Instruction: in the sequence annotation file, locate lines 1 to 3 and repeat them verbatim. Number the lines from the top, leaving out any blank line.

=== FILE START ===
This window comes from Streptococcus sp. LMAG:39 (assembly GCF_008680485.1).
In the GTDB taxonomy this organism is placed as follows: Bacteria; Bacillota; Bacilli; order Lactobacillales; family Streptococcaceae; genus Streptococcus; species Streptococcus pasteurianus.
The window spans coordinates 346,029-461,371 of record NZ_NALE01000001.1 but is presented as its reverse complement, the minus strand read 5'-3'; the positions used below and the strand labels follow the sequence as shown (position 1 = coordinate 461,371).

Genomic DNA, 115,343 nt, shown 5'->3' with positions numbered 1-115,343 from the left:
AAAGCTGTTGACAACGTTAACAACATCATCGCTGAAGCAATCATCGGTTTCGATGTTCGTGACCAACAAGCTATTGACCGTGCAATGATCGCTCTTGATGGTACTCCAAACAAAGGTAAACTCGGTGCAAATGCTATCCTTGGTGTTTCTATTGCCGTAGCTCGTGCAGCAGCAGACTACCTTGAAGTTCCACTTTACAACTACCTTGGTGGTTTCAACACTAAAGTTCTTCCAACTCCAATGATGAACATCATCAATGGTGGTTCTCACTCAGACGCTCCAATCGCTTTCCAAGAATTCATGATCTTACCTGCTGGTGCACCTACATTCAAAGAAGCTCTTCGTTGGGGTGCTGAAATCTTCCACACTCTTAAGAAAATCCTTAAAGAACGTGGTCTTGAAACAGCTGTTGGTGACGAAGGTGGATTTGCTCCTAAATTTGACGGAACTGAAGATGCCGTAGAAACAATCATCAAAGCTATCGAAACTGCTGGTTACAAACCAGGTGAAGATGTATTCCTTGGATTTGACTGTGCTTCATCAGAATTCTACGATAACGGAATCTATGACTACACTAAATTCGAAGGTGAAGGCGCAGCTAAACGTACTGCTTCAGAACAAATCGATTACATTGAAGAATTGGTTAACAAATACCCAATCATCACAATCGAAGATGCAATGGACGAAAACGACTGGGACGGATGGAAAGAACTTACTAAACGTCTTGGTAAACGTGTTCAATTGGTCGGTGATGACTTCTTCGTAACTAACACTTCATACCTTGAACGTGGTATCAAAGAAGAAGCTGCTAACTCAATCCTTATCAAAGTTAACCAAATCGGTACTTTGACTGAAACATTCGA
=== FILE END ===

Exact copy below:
This window comes from Streptococcus sp. LMAG:39 (assembly GCF_008680485.1).
In the GTDB taxonomy this organism is placed as follows: Bacteria; Bacillota; Bacilli; order Lactobacillales; family Streptococcaceae; genus Streptococcus; species Streptococcus pasteurianus.
The window spans coordinates 346,029-461,371 of record NZ_NALE01000001.1 but is presented as its reverse complement, the minus strand read 5'-3'; the positions used below and the strand labels follow the sequence as shown (position 1 = coordinate 461,371).